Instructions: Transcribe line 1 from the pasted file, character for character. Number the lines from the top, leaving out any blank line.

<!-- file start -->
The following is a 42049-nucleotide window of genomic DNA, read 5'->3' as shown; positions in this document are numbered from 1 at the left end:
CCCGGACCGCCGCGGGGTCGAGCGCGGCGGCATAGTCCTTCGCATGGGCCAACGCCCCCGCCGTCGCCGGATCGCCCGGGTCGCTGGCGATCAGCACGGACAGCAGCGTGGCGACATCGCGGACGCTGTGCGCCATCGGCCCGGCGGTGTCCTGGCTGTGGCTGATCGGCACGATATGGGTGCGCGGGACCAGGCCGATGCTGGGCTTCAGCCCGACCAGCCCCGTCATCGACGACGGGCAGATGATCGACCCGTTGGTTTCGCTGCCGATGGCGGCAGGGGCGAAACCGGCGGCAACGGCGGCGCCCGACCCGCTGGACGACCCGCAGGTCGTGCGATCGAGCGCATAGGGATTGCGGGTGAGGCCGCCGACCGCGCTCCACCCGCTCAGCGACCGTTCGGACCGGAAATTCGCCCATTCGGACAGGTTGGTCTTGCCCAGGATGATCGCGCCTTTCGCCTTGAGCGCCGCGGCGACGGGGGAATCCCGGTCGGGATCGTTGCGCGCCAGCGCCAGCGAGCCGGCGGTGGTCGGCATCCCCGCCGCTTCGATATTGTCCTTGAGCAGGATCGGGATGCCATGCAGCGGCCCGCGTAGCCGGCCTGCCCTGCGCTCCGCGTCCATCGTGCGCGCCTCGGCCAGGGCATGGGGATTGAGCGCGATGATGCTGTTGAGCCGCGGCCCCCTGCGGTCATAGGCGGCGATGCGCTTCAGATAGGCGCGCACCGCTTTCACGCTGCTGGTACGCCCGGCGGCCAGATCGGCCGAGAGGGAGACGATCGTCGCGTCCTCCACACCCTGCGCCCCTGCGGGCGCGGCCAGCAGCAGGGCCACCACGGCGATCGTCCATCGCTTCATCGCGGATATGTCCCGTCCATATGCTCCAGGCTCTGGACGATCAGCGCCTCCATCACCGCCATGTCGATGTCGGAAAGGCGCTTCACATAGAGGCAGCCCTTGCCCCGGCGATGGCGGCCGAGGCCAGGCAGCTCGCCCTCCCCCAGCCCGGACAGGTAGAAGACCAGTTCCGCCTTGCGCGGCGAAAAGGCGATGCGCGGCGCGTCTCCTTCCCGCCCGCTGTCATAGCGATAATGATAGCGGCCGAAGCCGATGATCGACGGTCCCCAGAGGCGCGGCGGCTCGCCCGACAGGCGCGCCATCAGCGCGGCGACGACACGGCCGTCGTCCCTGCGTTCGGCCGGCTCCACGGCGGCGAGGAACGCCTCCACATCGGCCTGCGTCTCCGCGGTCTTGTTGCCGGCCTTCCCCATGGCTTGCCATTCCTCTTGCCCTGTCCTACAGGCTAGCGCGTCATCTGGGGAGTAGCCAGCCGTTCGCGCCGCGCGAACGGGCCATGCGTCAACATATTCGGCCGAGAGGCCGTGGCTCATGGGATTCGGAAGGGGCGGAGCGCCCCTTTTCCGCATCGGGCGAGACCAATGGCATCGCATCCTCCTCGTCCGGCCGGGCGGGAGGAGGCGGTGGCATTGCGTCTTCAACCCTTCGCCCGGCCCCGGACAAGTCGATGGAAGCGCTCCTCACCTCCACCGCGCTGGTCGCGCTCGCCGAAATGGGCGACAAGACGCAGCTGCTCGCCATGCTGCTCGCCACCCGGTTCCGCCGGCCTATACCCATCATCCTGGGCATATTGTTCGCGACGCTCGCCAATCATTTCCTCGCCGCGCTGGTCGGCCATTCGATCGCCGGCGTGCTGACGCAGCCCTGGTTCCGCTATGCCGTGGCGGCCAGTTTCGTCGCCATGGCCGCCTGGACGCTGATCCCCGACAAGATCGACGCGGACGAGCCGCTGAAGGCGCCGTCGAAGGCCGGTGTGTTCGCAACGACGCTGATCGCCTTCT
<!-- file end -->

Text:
The following is a 42049-nucleotide window of genomic DNA, read 5'->3' as shown; positions in this document are numbered from 1 at the left end: